Chateau Ducru Beaucaillou
|Listed Wines||Ducru Beaucaillou|
|Annual Production (Grand Vin)||9,000-11,000 cases|
|Classification||Deuxième Crus (Second-Growths)|
|Second Wine||La Croix de Beaucaillou|
|Interesting Fact||The château’s name derives from “beautiful stones” reflecting the unique terroir, a mix of gravel and limestone peppered with large eye-catching fragments of shining quartz and slate in the topsoil.|
The Borie family have strong wine credentials, also owning châteaux Grand-Puy-Lacoste and Haut-Batailly. They also possess considerable business acumen, with smart, forward-thinking branding strategies that have seen Ducru Beaucaillou’s rock and roll credentials boosted by a wonderfully ornate bespoke design by Jade Jagger for the label and casing of its 2010 prestige cuvée Croix de Beaucaillou, a special holiday edition of its second wine. The strategy proved to be a particularly astute one- a Melchior of the vintage raised more than €10,000 at auction in China, an extraordinary achievement and one which highlights why the Borie family have been loath to categorise it as a ‘second wine’.
In terms of the Grand Vin and of the Ducru Beaucaillou brand in general, it is considered a Super-Second and critics have argued that in the event of a reclassification, the château would likely be promoted to a Premier Cru. The estate’s reputation is rising and maintaining a 25th place spot on the Liv-Ex power 100 2017 with the influx of Burgundy and New New World wines, speaks volumes.
Ducru Beaucaillou is today a byword for quality wine with a history of many vintages whose quality comfortably competes with any First-Growths in the Médoc region and whose character is quintessentially Saint-Julien in style. This is a winemaker at the top of its game: in the 10 years leading up to 2018, 6 vintages received a socre of 96 or higher. The 2009 and 2010 vintages are among the finest ever to have been produced at the estate, with the former gathering the much-coveted ‘perfect’ 100-point score from Robert Parker Jr. in 2011. He also said that "the 2009 will eclipse the fantastic wines produced here in 2005, 2003 and 2000". Ducru Beaucaillou is oft stubborn and closed in its youth, usually yielding its powerful secrets after 10 years of careful cellaring, with a lifespan of at least 10-30 years.
The château has its roots in the 17th century when it was part of the then much larger Château Beychevelle, eventually being sold off as part of a debt payment. The estate stayed in the family through the years to the 1855 Classification, in which it was ranked as a Second-Growth, but was sold shortly afterwards, entering the hands of the Johnston family. Belt-tightening around the Depression and Great War led to Ducru Beaucaillou being sold a number of times, until it finally fell to the Borie family in 1941, in a sorry and dilapidated state. The family worked hard to renovate and augment the estate with the acquisition of a substantial tract of land from neighbouring Château Lagrange. Though their stewardship has been of great benefit to the wine-making here, their tenure has not been without hiccups- in the 1980s cellar contamination left some vintages undrinkable and knocked the château’s reputation. These problems are now consigned to the pages of history and the name Ducru Beaucaillou is now synonymous with quality.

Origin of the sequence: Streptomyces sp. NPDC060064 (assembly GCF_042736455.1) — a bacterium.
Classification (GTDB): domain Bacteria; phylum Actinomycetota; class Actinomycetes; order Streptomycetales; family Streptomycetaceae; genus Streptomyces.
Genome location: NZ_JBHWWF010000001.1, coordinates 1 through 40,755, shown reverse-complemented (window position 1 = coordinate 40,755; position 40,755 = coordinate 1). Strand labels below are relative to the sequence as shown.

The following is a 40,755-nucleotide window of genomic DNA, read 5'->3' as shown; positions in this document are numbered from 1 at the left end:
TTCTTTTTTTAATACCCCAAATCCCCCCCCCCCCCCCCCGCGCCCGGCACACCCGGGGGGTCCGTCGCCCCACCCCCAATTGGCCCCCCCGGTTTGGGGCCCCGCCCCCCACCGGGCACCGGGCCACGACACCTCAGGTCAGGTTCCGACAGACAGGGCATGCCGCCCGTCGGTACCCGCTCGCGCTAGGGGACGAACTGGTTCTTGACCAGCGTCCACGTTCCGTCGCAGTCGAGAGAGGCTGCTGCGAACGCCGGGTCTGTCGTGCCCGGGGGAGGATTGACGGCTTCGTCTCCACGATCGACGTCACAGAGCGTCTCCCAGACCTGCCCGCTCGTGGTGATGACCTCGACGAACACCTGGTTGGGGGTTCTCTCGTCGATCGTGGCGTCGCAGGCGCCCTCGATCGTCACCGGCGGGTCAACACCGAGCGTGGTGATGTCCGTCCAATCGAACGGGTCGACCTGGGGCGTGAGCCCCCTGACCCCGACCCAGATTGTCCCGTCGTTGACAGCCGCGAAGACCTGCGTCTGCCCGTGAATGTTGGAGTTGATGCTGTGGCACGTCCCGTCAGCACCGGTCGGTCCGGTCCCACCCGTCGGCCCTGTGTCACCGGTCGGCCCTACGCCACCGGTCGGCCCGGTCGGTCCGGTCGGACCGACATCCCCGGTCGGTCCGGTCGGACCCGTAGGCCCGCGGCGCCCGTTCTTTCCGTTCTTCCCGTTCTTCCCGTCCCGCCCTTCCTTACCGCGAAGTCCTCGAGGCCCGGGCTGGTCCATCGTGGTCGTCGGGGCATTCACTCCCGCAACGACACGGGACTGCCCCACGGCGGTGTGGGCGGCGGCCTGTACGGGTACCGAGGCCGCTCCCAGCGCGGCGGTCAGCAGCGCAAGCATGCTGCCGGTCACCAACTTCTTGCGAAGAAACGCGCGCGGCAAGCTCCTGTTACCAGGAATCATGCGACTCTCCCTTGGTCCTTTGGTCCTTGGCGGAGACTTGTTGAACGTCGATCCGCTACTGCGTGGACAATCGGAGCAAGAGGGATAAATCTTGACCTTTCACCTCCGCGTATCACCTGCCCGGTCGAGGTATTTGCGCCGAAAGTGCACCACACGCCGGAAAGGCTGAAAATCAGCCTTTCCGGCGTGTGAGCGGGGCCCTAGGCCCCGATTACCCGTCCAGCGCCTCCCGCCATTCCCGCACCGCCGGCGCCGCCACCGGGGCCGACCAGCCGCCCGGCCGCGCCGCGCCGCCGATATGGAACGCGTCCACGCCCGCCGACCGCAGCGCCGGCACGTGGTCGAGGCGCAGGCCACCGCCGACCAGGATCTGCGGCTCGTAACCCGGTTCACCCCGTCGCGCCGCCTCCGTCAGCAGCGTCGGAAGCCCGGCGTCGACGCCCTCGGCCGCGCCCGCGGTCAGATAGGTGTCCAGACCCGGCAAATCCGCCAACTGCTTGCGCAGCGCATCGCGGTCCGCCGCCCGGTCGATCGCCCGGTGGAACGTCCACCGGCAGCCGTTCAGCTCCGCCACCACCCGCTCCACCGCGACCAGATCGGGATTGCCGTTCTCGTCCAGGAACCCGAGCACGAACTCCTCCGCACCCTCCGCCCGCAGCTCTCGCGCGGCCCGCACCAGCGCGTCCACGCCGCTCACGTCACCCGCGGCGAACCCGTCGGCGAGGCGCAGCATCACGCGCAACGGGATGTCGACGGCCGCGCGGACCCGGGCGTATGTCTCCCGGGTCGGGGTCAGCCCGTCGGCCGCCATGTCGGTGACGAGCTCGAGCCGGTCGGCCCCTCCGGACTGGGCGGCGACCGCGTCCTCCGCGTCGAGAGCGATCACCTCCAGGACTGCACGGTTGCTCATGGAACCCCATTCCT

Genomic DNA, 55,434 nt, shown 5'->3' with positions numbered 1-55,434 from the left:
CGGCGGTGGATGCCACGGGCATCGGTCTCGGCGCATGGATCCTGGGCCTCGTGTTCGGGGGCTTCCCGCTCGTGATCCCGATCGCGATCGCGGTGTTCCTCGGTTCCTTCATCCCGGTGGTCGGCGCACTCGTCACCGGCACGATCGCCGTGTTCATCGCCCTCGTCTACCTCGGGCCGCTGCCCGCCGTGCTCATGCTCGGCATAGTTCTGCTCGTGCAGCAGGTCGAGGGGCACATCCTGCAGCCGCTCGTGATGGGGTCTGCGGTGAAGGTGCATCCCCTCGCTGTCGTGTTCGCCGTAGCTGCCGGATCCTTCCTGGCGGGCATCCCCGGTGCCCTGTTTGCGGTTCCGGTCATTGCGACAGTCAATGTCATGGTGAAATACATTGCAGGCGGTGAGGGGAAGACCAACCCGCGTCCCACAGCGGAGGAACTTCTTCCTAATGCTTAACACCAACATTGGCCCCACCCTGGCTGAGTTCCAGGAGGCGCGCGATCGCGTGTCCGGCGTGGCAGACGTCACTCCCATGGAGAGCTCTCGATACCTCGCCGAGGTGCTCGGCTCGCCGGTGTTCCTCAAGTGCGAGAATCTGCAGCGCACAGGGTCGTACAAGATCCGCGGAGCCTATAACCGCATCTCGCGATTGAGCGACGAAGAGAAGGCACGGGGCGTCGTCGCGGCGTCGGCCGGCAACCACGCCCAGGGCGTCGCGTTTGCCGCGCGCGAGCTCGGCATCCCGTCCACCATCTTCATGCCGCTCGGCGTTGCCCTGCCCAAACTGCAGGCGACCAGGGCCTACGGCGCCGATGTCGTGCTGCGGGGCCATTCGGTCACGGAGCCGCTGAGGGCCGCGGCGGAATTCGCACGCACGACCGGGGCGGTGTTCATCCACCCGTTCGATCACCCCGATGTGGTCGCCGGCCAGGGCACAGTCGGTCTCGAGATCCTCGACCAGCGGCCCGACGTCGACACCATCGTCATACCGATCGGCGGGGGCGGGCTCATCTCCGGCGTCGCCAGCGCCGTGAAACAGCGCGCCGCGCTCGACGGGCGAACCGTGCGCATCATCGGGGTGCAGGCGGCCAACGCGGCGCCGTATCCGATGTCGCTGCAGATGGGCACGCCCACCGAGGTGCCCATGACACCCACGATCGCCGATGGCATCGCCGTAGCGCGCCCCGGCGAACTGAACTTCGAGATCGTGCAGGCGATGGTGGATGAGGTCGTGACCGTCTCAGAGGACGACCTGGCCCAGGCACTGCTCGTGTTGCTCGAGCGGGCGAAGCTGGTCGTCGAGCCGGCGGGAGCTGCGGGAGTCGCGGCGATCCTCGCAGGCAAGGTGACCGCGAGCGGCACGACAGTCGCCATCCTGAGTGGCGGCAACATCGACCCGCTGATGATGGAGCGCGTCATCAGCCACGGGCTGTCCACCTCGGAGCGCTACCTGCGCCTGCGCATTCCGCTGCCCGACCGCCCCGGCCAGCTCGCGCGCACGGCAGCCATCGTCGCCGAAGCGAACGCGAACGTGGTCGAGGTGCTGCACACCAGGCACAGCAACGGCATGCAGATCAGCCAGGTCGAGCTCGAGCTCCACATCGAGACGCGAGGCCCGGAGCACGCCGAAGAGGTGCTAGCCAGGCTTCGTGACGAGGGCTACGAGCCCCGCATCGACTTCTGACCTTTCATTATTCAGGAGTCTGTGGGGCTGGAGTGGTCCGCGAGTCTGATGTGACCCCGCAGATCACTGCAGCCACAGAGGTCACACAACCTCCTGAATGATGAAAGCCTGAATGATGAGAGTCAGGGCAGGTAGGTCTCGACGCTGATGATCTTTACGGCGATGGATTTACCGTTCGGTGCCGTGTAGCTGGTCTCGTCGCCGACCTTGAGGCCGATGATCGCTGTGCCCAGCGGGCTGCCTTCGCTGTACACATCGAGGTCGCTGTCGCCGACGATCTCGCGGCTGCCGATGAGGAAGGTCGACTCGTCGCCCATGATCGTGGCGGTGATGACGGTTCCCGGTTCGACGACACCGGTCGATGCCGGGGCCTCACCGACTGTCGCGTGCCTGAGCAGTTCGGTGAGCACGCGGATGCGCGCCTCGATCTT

Chateau Ducru Beaucaillou Price Analysis
Chateau Ducru Beaucaillou Pricing
Highest rated vintages for Chateau Ducru Beaucaillou
The 2009 Ducru Beaucaillou will eclipse the brilliant wines produced in 2005, 2003 and 2000. It will be interesting to see how the 2009 fares against the 2010 after twenty years of aging, but my money is on the 2009. A blend of 85% Cabernet Sauvignon and 15% Merlot that achieved 13.5% natural alcohol, this inky purple, unctuous wine possesses classic aromas of graphite, creme de cassis, blueberries, violets, licorice and Christmas fruitcake. Full-bodied and intense with Ducru’s inimitable elegance and purity, it should firm up in the bottle after 7-10 years of cellaring and last for 40-50 years. Magnificent!
With loads of minerality, a terrific opaque purple color, and slightly more structure and tannin than either Poyferre or St.-Pierre (and that's saying something), this is a blockbuster, fabulous Ducru Beaucaillou that should be at its best a good decade from now and last 40-50 years. The proprietor is not alone in thinking this is the finest Ducru Beaucaillou since the 1961. The classic wet rock, creme de cassis, subtle oak and gravelly stoniness of the vineyard come through in this spectacular, full-bodied, gorgeously pure and intense effort. This is wine for the ages that should be forgotten for at least a decade. Proprietor Bruno Borie thinks this wine is as superb as their 2009. Slightly more structured and less flamboyant than its older sibling, it is a blend of 90% Cabernet Sauvignon and 10% Merlot from the very best parcels of the vineyard. This wine tips the scales at 14% natural alcohol but has a normal pH of 3.6, which is one of the characteristics of this vintage (high alcohol, normal pH), which thus accounts for the freshness and precision found in most 2010s.
The 2005 Ducru Beaucaillou is a 10,000-case blend of 67% Cabernet Sauvignon and 33% Merlot (they used to produce 18,000-20,000 cases). It is an exceptionally powerful wine with a dense purple color, superb intensity, and a beautiful, sweet nose of spring flowers, raspberries, blueberries, graphite, and creme de cassis. Full-bodied with fabulous concentration, exceptionally high tannin, good acidity, and massive layers of richness that build incrementally on the palate, this monumental effort is more structured than their outstanding 2003. It may be the finest wine produced at this estate since the 1982 and 1961 Ducrus. Anticipated maturity: 2018-2050.